There has been a mistake. It may be genuine or intentional, but an error has been committed.
The blunder in question is the christening of the latest addition to the Maserati GranTurismo line-up as the S Automatic.
Besides sounding rather boring, the name suggests the car is merely the self-shifting version of the S (launched last year).
The S, you may remember, is the most aggressive version of the GranTurismo to date and sits on top of the line-up that starts with the original 4.2-litre GranTurismo from 2007.
The car was proof that Maserati knows how to do hardcore.
The S has a ferocious 4.7-litre that works through a heavily revised version of the automated manual transmission that Maserati used to call Cambiocorsa in the days of the 4200GT.
And it is great fun. But the gearbox’s tendency to lurch and stammer in traffic didn’t give it universal popularity.
With the same 4.7-litre under its bonnet, the S Automatic should drive just like the S, but with the transmission quirk smoothen out – literally – with a traditional automatic gearbox.
But the S Automatic isn’t the GranTurismo S with a different gearbox.
For starters, the car has its own distinct look from the S.
It wears bespoke 20-inch wheels that can be specified in either the traditional silver finish or a dark shade of grey called Grigio Mercury (yes, everything sounds cooler in Italian).
It also has unique side skirts with slightly more pronounced profiling than the standard 4.2-litre model, but they are less exaggerated than the items on the S.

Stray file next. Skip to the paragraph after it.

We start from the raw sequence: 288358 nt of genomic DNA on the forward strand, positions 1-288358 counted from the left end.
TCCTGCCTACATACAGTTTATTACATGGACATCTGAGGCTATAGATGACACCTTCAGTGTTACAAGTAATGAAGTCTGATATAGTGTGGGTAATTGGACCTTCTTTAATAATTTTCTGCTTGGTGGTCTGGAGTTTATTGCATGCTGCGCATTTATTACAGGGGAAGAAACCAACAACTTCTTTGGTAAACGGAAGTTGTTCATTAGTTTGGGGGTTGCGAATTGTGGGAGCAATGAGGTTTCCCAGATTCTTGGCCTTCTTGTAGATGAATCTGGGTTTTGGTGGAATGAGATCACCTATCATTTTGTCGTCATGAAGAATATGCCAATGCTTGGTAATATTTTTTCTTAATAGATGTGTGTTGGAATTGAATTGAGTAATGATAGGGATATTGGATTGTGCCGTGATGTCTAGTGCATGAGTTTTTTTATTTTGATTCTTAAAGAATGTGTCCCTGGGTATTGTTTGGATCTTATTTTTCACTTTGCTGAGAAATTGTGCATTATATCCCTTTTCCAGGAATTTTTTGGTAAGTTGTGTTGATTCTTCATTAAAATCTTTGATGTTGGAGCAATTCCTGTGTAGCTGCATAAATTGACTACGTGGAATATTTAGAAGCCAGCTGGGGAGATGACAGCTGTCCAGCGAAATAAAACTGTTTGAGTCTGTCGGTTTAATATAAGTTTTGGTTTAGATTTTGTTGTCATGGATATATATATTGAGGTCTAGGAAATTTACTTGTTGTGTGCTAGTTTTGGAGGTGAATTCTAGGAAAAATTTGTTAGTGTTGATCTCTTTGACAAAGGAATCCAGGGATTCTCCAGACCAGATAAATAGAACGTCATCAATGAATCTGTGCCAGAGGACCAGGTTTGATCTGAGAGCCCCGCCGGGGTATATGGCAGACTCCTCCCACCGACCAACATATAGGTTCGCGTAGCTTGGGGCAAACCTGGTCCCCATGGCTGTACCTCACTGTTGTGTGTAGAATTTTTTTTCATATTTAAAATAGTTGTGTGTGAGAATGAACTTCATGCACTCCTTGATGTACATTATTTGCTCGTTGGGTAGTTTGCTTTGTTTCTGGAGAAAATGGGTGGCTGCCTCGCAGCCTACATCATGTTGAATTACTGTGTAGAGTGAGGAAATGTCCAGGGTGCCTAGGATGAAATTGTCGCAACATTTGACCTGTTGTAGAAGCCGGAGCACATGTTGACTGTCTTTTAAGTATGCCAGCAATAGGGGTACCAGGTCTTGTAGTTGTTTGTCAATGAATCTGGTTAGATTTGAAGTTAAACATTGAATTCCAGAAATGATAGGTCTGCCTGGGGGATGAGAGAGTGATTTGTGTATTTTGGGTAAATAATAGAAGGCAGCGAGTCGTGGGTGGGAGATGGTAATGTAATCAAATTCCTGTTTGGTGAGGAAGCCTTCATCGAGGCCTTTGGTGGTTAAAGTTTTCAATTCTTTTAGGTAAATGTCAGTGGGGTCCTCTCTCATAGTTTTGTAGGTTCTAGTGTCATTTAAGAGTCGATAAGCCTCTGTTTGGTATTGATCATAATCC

The differences do not distract from the basic elegance of the GranTurismo’s look, of course.
The S Automatic also features a slightly different interior from the S, with new leather upholstery colour choices and wood accent options that contrast with the racy elements found in the GranTurismo S.
In true GranTurismo style, there is plenty of space to qualify it as a real 4-seater, even if the boot won’t accommodate everyone’s luggage.
If the aesthetic differences aren’t sufficient for the coupe to deserve a more distinct name, the myriad of mechanical distinctions and the consequential effects they have on how the car drives should.
It’s not just that the gearbox is a different creature from that of the S.
The ZF-developed hydraulic transmission is sited right after the engine, as is the more popular layout, instead of being at the rear axle as on the S.
This admittedly tips the weight distribution forward (2 percent more) but the overall ratio is still near the theoretical ideal of a 50:50 split.
To be honest, the difference is too minute to be felt on the move.
The car’s front end still never feels overwhelmed with weight and the rear is never short of mass over the axle to deliver the grip.
It still feels very balanced.
More significant is the suspension system used on the S Automatic, which drops the fixed dampers on the S for the more flexible, if less hardcore, adaptive Skyhook set-up.
There’s a “Sport” setting (accessible by a dash-mounted button) that stiffens the suspension.
But, even so, the ride is still more pliant than that of the racy GranTurismo S.
Pushing the button also has an effect on the car’s electronic stability control system, the transmission and the exhaust system.
The combination of a well set up chassis, along with formidable grip from the Pirelli tyres, means this gives the traction control little opportunity to step in.
In “Sport”, where the system is set to allow more slip angles before interfering, it’s practically impossible to provoke the system to intervene on the road – unless you’re being plain silly.
The effects of the “Sport” setting on the gearbox and exhaust, though, are quite something else.